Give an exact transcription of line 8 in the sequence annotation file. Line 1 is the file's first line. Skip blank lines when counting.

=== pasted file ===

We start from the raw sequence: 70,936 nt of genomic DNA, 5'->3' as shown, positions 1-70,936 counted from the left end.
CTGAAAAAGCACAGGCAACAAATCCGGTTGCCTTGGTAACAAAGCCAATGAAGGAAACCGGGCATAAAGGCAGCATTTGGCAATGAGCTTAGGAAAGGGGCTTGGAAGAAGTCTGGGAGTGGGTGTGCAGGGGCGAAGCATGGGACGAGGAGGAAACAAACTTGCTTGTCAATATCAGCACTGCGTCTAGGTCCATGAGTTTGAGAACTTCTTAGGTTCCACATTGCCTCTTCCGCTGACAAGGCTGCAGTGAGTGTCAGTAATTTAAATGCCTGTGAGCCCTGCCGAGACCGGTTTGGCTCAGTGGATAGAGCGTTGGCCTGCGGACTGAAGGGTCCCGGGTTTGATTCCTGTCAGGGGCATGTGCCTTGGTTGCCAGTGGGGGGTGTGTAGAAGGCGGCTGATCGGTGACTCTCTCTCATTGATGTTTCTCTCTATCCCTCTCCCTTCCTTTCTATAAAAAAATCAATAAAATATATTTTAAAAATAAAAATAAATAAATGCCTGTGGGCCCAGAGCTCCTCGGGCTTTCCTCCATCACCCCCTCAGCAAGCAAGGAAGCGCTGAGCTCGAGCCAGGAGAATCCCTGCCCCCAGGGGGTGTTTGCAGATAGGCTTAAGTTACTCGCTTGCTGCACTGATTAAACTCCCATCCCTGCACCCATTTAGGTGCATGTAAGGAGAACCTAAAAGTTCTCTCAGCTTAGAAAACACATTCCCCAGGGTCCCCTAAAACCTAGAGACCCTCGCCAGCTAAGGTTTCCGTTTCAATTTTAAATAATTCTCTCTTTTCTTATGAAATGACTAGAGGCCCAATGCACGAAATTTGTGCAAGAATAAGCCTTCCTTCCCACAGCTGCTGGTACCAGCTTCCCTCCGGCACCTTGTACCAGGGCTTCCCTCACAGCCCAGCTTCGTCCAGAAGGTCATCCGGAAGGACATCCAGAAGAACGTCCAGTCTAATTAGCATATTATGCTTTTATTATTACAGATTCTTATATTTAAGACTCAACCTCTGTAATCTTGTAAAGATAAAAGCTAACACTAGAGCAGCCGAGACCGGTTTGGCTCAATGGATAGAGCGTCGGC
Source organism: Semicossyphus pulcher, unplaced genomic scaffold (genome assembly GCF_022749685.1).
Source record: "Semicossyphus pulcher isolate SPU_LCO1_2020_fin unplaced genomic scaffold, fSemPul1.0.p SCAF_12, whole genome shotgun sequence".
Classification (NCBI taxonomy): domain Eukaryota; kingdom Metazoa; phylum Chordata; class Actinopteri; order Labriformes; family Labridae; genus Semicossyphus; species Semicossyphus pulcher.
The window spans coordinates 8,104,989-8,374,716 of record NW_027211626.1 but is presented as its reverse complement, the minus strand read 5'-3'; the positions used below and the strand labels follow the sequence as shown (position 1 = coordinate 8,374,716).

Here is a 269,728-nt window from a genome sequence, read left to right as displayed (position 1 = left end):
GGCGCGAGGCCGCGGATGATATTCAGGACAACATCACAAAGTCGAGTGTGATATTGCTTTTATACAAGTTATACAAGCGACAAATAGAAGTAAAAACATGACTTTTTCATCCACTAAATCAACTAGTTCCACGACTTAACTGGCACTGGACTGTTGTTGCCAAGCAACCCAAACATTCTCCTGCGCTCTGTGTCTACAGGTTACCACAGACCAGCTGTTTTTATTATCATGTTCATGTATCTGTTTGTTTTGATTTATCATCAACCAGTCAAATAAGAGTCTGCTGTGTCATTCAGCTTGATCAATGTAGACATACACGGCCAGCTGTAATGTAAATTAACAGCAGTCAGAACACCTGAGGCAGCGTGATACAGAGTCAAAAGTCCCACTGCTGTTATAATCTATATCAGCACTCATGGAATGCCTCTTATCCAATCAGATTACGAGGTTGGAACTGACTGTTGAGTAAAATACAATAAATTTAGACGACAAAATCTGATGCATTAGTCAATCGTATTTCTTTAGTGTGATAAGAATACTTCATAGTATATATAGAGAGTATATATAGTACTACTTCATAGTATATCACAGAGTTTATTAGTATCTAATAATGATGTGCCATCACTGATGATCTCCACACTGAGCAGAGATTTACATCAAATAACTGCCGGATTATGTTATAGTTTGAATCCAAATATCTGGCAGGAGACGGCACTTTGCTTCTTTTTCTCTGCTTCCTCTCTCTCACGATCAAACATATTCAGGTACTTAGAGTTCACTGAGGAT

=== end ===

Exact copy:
GGCGCGAGGCCGCGGATGATATTCAGGACAACATCACAAAGTCGAGTGTGATATTGCTTTTATACAAGTTATACAAGCGACAAATAGAAGTAAAAACATGACTTTTTCATCCACTAAATCAACTAGTTCCACGACTTAACTGGCACTGGACTGTTGTTGCCAAGCAACCCAAACATTCTCCTGCGCTCTGTGTCTACAGGTTACCACAGACCAGCTGTTTTTATTATCATGTTCATGTATCTGTTTGTTTTGATTTATCATCAACCAGTCAAATAAGAGTCTGCTGTGTCATTCAGCTTGATCAATGTAGACATACACGGCCAGCTGTAATGTAAATTAACAGCAGTCAGAACACCTGAGGCAGCGTGATACAGAGTCAAAAGTCCCACTGCTGTTATAATCTATATCAGCACTCATGGAATGCCTCTTATCCAATCAGATTACGAGGTTGGAACTGACTGTTGAGTAAAATACAATAAATTTAGACGACAAAATCTGATGCATTAGTCAATCGTATTTCTTTAGTGTGATAAGAATACTTCATAGTATATATAGAGAGTATATATAGTACTACTTCATAGTATATCACAGAGTTTATTAGTATCTAATAATGATGTGCCATCACTGATGATCTCCACACTGAGCAGAGATTTACATCAAATAACTGCCGGATTATGTTATAGTTTGAATCCAAATATCTGGCAGGAGACGGCACTTTGCTTCTTTTTCTCTGCTTCCTCTCTCTCACGATCAAACATATTCAGGTACTTAGAGTTCACTGAGGAT